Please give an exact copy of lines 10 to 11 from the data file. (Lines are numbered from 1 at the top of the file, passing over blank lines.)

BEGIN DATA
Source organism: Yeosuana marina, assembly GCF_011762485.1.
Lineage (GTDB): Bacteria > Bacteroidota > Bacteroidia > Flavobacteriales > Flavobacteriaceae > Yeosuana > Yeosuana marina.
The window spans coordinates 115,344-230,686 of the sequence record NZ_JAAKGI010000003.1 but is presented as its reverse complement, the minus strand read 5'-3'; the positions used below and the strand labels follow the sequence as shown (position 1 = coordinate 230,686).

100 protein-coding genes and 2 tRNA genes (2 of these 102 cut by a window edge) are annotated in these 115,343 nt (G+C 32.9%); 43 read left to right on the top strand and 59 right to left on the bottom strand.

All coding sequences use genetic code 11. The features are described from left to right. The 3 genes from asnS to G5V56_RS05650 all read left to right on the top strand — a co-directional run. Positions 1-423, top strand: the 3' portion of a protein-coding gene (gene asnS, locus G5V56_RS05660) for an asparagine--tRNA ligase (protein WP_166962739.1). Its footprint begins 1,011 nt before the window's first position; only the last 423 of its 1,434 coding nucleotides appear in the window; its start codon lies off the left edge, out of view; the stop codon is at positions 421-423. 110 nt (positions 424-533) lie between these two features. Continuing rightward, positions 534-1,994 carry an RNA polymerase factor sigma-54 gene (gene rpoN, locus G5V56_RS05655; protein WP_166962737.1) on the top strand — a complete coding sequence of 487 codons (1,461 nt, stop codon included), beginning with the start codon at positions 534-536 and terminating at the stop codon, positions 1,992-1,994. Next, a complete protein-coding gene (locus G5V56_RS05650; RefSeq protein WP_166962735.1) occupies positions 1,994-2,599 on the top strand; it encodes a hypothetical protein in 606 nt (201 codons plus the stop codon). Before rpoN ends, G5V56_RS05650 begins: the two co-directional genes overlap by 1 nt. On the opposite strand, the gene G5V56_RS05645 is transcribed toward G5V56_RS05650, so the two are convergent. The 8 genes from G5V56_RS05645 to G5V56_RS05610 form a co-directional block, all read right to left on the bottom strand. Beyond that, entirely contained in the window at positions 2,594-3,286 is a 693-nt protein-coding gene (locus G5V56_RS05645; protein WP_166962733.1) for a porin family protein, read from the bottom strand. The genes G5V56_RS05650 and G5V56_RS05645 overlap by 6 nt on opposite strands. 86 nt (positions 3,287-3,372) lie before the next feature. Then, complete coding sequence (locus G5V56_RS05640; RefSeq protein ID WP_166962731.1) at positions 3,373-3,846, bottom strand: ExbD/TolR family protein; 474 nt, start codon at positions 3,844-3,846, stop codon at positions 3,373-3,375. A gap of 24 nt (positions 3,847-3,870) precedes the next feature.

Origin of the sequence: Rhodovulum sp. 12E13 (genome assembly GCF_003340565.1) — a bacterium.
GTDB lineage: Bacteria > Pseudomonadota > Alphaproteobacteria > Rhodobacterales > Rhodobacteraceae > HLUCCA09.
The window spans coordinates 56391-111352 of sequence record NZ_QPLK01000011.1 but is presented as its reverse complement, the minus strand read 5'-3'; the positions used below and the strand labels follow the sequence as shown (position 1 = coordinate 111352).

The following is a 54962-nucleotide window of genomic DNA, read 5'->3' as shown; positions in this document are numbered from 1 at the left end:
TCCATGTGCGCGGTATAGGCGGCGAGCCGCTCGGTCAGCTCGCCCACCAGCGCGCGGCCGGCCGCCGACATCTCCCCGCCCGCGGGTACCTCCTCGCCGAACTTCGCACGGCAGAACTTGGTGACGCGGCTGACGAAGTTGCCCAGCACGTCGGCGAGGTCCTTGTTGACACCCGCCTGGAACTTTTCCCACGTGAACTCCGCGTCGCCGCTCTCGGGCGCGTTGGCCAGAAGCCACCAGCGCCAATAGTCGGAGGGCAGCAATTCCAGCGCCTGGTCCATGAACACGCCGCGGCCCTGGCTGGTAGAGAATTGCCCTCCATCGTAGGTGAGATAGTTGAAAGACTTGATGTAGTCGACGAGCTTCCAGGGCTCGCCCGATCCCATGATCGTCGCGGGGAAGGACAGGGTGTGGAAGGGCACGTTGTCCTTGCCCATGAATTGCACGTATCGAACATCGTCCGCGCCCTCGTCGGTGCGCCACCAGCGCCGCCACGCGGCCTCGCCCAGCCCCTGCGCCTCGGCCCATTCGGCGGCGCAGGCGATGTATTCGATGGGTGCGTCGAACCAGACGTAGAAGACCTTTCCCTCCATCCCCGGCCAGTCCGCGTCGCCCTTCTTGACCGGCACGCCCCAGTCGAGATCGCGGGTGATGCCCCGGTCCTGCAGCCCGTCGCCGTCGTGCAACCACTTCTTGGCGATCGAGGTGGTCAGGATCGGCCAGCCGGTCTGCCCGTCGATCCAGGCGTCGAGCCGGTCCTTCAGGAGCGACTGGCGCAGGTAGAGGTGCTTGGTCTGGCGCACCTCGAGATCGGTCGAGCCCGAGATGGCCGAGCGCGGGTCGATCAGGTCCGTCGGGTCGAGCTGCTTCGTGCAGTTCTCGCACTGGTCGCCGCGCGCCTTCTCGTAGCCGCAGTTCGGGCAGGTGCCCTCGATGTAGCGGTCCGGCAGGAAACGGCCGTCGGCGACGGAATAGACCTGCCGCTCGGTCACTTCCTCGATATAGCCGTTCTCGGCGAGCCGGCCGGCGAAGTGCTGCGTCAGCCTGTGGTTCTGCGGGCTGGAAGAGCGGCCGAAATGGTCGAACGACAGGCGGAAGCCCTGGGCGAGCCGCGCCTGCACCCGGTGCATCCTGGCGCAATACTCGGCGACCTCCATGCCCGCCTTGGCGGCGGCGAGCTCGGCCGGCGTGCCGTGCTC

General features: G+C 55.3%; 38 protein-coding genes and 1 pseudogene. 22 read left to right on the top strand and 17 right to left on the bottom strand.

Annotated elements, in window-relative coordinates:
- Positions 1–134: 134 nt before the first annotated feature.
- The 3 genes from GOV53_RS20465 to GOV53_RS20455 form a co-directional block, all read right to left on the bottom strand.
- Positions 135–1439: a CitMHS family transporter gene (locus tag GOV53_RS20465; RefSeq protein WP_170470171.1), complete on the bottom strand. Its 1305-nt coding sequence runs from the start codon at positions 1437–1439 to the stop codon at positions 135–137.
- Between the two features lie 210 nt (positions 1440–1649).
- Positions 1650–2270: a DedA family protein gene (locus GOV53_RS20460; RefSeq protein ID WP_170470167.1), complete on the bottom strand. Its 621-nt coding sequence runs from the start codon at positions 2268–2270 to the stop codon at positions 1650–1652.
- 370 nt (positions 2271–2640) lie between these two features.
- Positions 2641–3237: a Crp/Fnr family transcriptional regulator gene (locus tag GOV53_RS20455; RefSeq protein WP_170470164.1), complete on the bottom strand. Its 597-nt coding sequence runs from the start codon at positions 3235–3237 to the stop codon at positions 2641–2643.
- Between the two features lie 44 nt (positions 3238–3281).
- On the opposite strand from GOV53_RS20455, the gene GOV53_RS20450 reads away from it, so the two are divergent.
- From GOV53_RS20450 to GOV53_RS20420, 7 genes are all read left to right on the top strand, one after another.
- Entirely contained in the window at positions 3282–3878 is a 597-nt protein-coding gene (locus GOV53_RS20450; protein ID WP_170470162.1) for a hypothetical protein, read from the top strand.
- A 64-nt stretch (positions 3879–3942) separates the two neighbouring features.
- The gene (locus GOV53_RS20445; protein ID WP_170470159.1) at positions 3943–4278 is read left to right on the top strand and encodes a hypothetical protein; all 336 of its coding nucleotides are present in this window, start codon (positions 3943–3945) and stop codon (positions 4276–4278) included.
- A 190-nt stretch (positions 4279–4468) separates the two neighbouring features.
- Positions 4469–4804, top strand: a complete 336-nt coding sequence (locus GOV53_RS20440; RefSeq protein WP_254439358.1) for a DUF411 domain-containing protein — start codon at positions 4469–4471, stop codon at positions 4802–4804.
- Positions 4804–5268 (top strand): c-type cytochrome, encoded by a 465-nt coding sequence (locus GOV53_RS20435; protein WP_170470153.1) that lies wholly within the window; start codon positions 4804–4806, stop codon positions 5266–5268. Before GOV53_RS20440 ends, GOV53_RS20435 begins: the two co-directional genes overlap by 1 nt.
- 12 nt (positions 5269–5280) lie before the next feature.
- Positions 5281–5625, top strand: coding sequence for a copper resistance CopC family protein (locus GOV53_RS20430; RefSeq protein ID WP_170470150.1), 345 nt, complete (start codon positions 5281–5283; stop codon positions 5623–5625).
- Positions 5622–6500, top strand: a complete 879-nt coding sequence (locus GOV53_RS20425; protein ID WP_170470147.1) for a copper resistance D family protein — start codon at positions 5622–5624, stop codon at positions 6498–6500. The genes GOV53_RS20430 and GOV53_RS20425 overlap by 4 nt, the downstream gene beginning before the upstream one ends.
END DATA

TCCATGTGCGCGGTATAGGCGGCGAGCCGCTCGGTCAGCTCGCCCACCAGCGCGCGGCCGGCCGCCGACATCTCCCCGCCCGCGGGTACCTCCTCGCCGAACTTCGCACGGCAGAACTTGGTGACGCGGCTGACGAAGTTGCCCAGCACGTCGGCGAGGTCCTTGTTGACACCCGCCTGGAACTTTTCCCACGTGAACTCCGCGTCGCCGCTCTCGGGCGCGTTGGCCAGAAGCCACCAGCGCCAATAGTCGGAGGGCAGCAATTCCAGCGCCTGGTCCATGAACACGCCGCGGCCCTGGCTGGTAGAGAATTGCCCTCCATCGTAGGTGAGATAGTTGAAAGACTTGATGTAGTCGACGAGCTTCCAGGGCTCGCCCGATCCCATGATCGTCGCGGGGAAGGACAGGGTGTGGAAGGGCACGTTGTCCTTGCCCATGAATTGCACGTATCGAACATCGTCCGCGCCCTCGTCGGTGCGCCACCAGCGCCGCCACGCGGCCTCGCCCAGCCCCTGCGCCTCGGCCCATTCGGCGGCGCAGGCGATGTATTCGATGGGTGCGTCGAACCAGACGTAGAAGACCTTTCCCTCCATCCCCGGCCAGTCCGCGTCGCCCTTCTTGACCGGCACGCCCCAGTCGAGATCGCGGGTGATGCCCCGGTCCTGCAGCCCGTCGCCGTCGTGCAACCACTTCTTGGCGATCGAGGTGGTCAGGATCGGCCAGCCGGTCTGCCCGTCGATCCAGGCGTCGAGCCGGTCCTTCAGGAGCGACTGGCGCAGGTAGAGGTGCTTGGTCTGGCGCACCTCGAGATCGGTCGAGCCCGAGATGGCCGAGCGCGGGTCGATCAGGTCCGTCGGGTCGAGCTGCTTCGTGCAGTTCTCGCACTGGTCGCCGCGCGCCTTCTCGTAGCCGCAGTTCGGGCAGGTGCCCTCGATGTAGCGGTCCGGCAGGAAACGGCCGTCGGCGACGGAATAGACCTGCCGCTCGGTCACTTCCTCGATATAGCCGTTCTCGGCGAGCCGGCCGGCGAAGTGCTGCGTCAGCCTGTGGTTCTGCGGGCTGGAAGAGCGGCCGAAATGGTCGAACGACAGGCGGAAGCCCTGGGCGAGCCGCGCCTGCACCCGGTGCATCCTGGCGCAATACTCGGCGACCTCCATGCCCGCCTTGGCGGCGGCGAGCTCGGCCGGCGTGCCGTGCTC

General features: G+C 55.3%; 38 protein-coding genes and 1 pseudogene. 22 read left to right on the top strand and 17 right to left on the bottom strand.